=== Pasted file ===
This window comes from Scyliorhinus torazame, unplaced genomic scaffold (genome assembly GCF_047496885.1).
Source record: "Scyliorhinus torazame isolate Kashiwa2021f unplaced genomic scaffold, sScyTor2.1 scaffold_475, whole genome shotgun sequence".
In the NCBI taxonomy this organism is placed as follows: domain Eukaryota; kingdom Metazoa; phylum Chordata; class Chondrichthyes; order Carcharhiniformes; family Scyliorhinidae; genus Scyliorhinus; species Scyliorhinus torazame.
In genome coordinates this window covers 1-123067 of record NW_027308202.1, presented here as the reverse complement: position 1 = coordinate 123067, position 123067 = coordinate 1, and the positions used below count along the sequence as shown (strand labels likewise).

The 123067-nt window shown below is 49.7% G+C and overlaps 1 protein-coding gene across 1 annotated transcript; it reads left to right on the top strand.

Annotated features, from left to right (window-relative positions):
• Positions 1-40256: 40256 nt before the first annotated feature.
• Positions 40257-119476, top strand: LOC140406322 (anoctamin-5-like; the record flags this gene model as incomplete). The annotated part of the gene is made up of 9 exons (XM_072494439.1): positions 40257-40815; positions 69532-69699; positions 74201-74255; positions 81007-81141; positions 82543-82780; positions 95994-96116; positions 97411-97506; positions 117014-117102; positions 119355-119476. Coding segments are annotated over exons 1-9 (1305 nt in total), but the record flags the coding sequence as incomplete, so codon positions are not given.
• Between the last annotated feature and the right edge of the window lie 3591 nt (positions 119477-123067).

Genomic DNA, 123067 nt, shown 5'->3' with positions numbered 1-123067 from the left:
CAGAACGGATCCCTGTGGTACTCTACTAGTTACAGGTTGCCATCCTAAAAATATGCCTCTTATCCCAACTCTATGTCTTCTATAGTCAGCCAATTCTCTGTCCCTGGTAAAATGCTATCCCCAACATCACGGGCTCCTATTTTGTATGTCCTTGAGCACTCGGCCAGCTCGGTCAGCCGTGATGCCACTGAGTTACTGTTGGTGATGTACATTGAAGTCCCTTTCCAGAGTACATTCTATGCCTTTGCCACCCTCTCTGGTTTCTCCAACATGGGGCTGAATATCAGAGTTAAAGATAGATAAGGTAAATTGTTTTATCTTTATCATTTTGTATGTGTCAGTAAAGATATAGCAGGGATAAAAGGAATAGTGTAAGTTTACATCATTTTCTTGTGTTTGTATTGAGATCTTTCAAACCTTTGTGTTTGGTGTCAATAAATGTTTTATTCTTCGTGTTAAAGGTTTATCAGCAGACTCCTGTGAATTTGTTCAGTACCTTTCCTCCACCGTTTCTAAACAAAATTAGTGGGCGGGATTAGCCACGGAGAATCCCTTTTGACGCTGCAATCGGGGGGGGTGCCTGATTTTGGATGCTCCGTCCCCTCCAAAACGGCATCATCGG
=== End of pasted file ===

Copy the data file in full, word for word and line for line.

This window comes from Scyliorhinus torazame, unplaced genomic scaffold (genome assembly GCF_047496885.1).
Source record: "Scyliorhinus torazame isolate Kashiwa2021f unplaced genomic scaffold, sScyTor2.1 scaffold_475, whole genome shotgun sequence".
In the NCBI taxonomy this organism is placed as follows: domain Eukaryota; kingdom Metazoa; phylum Chordata; class Chondrichthyes; order Carcharhiniformes; family Scyliorhinidae; genus Scyliorhinus; species Scyliorhinus torazame.
In genome coordinates this window covers 1-123067 of record NW_027308202.1, presented here as the reverse complement: position 1 = coordinate 123067, position 123067 = coordinate 1, and the positions used below count along the sequence as shown (strand labels likewise).

The 123067-nt window shown below is 49.7% G+C and overlaps 1 protein-coding gene across 1 annotated transcript; it reads left to right on the top strand.

Annotated features, from left to right (window-relative positions):
• Positions 1-40256: 40256 nt before the first annotated feature.
• Positions 40257-119476, top strand: LOC140406322 (anoctamin-5-like; the record flags this gene model as incomplete). The annotated part of the gene is made up of 9 exons (XM_072494439.1): positions 40257-40815; positions 69532-69699; positions 74201-74255; positions 81007-81141; positions 82543-82780; positions 95994-96116; positions 97411-97506; positions 117014-117102; positions 119355-119476. Coding segments are annotated over exons 1-9 (1305 nt in total), but the record flags the coding sequence as incomplete, so codon positions are not given.
• Between the last annotated feature and the right edge of the window lie 3591 nt (positions 119477-123067).

Genomic DNA, 123067 nt, shown 5'->3' with positions numbered 1-123067 from the left:
CAGAACGGATCCCTGTGGTACTCTACTAGTTACAGGTTGCCATCCTAAAAATATGCCTCTTATCCCAACTCTATGTCTTCTATAGTCAGCCAATTCTCTGTCCCTGGTAAAATGCTATCCCCAACATCACGGGCTCCTATTTTGTATGTCCTTGAGCACTCGGCCAGCTCGGTCAGCCGTGATGCCACTGAGTTACTGTTGGTGATGTACATTGAAGTCCCTTTCCAGAGTACATTCTATGCCTTTGCCACCCTCTCTGGTTTCTCCAACATGGGGCTGAATATCAGAGTTAAAGATAGATAAGGTAAATTGTTTTATCTTTATCATTTTGTATGTGTCAGTAAAGATATAGCAGGGATAAAAGGAATAGTGTAAGTTTACATCATTTTCTTGTGTTTGTATTGAGATCTTTCAAACCTTTGTGTTTGGTGTCAATAAATGTTTTATTCTTCGTGTTAAAGGTTTATCAGCAGACTCCTGTGAATTTGTTCAGTACCTTTCCTCCACCGTTTCTAAACAAAATTAGTGGGCGGGATTAGCCACGGAGAATCCCTTTTGACGCTGCAATCGGGGGGGGTGCCTGATTTTGGATGCTCCGTCCCCTCCAAAACGGCATCATCGG